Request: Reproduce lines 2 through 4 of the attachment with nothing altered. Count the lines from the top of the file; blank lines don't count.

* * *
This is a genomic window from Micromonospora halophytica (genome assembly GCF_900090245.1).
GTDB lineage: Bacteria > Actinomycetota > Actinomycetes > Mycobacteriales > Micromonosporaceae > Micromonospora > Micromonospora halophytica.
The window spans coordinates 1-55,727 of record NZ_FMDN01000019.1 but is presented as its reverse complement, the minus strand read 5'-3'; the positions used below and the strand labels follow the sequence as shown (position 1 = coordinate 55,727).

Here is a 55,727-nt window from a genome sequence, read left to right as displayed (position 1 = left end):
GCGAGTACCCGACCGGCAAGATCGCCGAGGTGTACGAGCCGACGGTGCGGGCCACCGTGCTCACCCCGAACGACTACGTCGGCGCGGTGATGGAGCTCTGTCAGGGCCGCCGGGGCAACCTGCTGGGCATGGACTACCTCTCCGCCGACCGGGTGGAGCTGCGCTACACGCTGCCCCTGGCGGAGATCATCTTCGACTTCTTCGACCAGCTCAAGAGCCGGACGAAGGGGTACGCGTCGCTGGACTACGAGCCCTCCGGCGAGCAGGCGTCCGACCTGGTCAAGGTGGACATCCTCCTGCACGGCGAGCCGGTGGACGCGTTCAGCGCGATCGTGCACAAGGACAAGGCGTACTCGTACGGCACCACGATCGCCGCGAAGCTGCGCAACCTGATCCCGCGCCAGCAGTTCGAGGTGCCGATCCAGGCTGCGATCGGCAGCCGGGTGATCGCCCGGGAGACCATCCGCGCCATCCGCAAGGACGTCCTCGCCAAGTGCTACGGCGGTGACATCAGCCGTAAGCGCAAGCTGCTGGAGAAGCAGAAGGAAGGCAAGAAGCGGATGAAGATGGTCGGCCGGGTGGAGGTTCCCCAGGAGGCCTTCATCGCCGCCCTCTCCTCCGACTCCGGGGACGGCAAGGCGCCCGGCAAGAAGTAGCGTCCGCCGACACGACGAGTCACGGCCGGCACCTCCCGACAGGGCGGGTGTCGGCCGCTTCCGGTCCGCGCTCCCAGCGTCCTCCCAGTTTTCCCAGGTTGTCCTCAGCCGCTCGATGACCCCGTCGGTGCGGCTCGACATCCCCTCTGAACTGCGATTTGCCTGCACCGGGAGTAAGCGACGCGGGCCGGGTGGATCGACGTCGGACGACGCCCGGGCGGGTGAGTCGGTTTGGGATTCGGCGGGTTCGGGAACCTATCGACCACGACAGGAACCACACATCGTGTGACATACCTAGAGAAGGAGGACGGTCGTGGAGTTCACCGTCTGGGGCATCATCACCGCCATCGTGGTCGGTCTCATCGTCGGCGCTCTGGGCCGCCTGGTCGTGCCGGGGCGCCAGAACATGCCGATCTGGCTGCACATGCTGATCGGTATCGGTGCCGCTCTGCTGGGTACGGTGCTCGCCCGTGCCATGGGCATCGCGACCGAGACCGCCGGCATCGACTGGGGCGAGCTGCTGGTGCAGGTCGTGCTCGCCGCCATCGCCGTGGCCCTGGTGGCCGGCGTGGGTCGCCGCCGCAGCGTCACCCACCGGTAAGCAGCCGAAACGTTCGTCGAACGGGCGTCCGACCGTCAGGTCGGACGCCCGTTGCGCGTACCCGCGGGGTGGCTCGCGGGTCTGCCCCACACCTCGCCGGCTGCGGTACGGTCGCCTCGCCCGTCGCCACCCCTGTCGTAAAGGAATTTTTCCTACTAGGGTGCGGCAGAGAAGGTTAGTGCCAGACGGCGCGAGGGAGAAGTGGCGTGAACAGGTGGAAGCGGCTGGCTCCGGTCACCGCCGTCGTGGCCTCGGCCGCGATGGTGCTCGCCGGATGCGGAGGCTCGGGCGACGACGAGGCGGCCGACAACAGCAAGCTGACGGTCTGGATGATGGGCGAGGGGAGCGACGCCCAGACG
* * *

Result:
GTDB lineage: Bacteria > Actinomycetota > Actinomycetes > Mycobacteriales > Micromonosporaceae > Micromonospora > Micromonospora halophytica.
The window spans coordinates 1-55,727 of record NZ_FMDN01000019.1 but is presented as its reverse complement, the minus strand read 5'-3'; the positions used below and the strand labels follow the sequence as shown (position 1 = coordinate 55,727).

Here is a 55,727-nt window from a genome sequence, read left to right as displayed (position 1 = left end):